capacitor in parallel to the run capacitor during shut
down and then switch out the start capacitor when
the motor reaches approximately 75% normal
2) A high voltage coil internally between terminals #5
and #2 to actuate the contacts. The coil is too weak
on line voltage to actuate the contacts, but it is
connected in series with the start winding and it gets
the generated voltage of the start winding portion of
the compressor motor. This generated voltage is
much higher than line voltage and varies with the
speed of the motor. Therefore, since the relay is
designed to open the contacts at 75% of normal
running voltage (measured between terminals #5 and
#2), the contacts will open (thus disconnect the start
capacitor) at approximately 75% of normal running
(B) Positive Temperature Coefficient Resistor
(Commonly Known As PTCR Start
The resistor acts like a potential relay in that it takes the start
capacitor out of the start circuit, but uses resistance of
electrical flow (back EMF from compressor) instead of
opening a set of contacts. The service person should be careful
handling the resistors. They will be hot during operation (up
to 160 degrees F). The air conditioner needs to be off for 3-5
minutes during cycle time and when servicing to let the
resistor cool down.
That covers everthing.
Please rate this a fixya
Posted on Feb 09, 2009
“The voltage could be low – ”
a) Check the voltage between #1 on the
overload switch and the “R” terminal of the
compressor while it is not humming. This
voltage must be 115 volts domestic USA
models or 240 volts export/overseas models.
No less than minus 10% is allowable.
b) Check the voltage from “C” or “R” of the
compressor while it is humming (trying to
start). The latter reading will probably be
lower, but it still must be 103.5 volts
minimum domestic USA or 216 volts
minimum export/overseas models.
If the first reading is above 103.5V domestic USA and
the second is under 103.5V domestic USA, there is
too much voltage drop in the lines - a situation which
must be corrected for the air conditioner to perform
safely and satisfactorily.
2. “A capacitor could be shorted, weak or open.”
Turn the power off.
Caution – There is always a chance that a capacitor is
holding a residual charge, so before touching a
terminal, discharge the capacitor as explained earlier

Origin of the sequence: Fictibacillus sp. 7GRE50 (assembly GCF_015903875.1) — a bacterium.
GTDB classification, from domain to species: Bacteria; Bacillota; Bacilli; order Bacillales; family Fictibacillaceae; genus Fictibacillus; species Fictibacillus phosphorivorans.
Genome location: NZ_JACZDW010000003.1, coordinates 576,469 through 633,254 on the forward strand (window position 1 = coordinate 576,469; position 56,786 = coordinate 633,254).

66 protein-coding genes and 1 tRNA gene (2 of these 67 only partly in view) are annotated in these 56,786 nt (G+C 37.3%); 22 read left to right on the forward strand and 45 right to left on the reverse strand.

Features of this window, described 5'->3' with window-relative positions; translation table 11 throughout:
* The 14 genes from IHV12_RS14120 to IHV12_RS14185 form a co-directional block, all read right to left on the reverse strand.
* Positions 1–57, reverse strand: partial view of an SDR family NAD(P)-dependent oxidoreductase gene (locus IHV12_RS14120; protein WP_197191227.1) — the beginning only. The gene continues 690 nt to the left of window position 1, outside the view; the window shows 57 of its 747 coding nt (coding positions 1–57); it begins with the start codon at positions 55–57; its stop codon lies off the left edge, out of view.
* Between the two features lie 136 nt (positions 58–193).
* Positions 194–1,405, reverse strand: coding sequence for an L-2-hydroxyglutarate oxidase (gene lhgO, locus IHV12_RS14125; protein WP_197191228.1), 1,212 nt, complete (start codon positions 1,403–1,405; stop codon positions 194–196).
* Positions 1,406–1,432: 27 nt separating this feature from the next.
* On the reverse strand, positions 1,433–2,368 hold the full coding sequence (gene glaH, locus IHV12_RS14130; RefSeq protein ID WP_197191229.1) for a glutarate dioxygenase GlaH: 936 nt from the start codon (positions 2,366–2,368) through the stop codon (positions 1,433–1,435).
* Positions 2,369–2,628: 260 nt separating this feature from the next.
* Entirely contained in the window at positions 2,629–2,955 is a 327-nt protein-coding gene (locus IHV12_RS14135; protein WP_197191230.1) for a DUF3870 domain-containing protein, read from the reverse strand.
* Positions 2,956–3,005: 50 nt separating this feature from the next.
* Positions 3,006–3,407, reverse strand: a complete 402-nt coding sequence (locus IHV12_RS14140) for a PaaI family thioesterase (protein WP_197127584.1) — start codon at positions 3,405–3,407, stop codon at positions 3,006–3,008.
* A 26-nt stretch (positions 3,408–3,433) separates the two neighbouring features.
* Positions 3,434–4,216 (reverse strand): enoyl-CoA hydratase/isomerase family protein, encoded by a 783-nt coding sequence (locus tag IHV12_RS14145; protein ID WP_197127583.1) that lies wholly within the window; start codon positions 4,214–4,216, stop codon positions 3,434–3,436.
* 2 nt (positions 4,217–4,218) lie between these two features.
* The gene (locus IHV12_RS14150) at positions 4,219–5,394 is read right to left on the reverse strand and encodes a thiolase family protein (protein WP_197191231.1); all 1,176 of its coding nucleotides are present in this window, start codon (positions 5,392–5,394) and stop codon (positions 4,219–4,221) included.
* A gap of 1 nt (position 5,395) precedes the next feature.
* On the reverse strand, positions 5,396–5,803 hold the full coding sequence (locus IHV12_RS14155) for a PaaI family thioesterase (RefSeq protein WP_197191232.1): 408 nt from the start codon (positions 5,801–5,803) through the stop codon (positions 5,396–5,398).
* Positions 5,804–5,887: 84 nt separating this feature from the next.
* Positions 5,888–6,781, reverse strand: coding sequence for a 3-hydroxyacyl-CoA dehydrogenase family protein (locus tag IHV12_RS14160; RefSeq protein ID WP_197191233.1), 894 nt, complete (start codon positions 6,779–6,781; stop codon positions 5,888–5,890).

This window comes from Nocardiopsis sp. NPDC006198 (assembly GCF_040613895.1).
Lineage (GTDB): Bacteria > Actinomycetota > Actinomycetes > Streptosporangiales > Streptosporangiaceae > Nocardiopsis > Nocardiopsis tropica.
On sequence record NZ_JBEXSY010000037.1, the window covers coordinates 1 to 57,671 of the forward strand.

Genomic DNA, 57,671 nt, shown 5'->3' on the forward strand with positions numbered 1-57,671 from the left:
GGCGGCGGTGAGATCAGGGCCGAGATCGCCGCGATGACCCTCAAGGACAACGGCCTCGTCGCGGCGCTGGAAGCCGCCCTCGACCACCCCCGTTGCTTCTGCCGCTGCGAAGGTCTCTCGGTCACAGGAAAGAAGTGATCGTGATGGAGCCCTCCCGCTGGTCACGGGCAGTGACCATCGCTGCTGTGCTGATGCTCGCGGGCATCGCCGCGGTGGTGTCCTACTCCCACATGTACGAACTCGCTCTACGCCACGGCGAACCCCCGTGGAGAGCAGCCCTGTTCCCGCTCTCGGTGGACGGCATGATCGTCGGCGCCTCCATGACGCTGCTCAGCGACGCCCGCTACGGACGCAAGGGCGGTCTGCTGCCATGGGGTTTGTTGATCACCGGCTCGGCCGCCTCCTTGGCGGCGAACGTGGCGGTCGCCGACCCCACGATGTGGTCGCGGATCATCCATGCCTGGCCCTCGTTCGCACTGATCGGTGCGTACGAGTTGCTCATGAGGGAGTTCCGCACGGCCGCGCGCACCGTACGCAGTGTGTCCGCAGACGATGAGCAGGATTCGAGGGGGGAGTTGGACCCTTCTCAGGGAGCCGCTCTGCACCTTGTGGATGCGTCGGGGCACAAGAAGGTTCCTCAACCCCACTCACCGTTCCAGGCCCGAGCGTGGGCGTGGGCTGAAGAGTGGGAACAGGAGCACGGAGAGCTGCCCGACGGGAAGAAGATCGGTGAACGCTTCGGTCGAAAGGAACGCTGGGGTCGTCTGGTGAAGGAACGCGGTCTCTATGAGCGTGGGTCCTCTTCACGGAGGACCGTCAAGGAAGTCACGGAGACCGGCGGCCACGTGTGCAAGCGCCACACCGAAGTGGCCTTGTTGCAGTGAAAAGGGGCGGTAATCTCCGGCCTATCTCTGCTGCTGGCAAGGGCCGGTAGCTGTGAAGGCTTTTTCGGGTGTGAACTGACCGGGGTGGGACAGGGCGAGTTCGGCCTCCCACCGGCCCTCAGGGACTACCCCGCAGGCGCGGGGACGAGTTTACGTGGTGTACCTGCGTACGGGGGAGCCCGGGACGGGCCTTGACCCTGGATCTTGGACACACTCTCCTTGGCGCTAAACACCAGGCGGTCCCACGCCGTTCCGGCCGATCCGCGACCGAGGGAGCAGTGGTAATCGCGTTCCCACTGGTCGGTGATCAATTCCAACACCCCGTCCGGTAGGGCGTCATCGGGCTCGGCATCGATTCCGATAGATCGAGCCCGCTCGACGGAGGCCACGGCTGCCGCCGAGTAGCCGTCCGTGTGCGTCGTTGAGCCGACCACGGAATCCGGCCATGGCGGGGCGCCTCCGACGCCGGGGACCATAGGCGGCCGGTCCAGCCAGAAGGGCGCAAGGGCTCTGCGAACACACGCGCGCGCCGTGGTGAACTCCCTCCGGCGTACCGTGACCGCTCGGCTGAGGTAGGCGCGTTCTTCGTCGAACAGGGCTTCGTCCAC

in this booklet.
Remove capacitors, visually examine them and test
them per instructions given in earlier section on
capacitor testing (See page 9).
If the capacitors test OK, replace them and carefully
reconnect the wires. Be sure the wires are connected
to the right terminals.
3. “Start relay contacts could be open – ” if so equipped.
Turn off all power, then check for continuity with
ohm meter between terminals 1 & 2.
4. “Compressor start winding could be open or
Check compressor windings per instructions. See the
section on the compressors (See page 8).
5. “Compressor could be mechanically stuck.”
This very rarely occurs and when it does, it is usually
after a lengthy shutdown. This should be considered
only after all the above possible causes have been
positively eliminated. To free a stuck compressor, use
your hermetic analyzer according to the
Posted on Jun 30, 2009
SOURCE: r.v. coleman mack furnace
Try calling a local appliance repair or HVAC/refrigeration contractor.
A mechanical refrigeration contractor would have a better chance of having or being able to get replacement parts faster. But you have to get someone with an HVAC knowledge to look at it.
While the R.V. mechanics may be good at simple repairs or general knowledge, you need a trained eye to look at this issue here.
I would suggest to have a tech diagnose the problem and quote to repair. If the quote sounds reasonable, then go for it (your paying for expertise and a warranty). If not, then you at least have an idea of where the problem lies and what steps needs to take place to try to get it fixed.
Posted on Jan 08, 2010
SOURCE: thermostat keeps blowing fuses
There is a short in one of the thermostat wires. The fuse is triggered on the low voltage side of the unit. Replace the wires.
Posted on Feb 09, 2010
Testimonial: "Thanks for the info ,I will try this"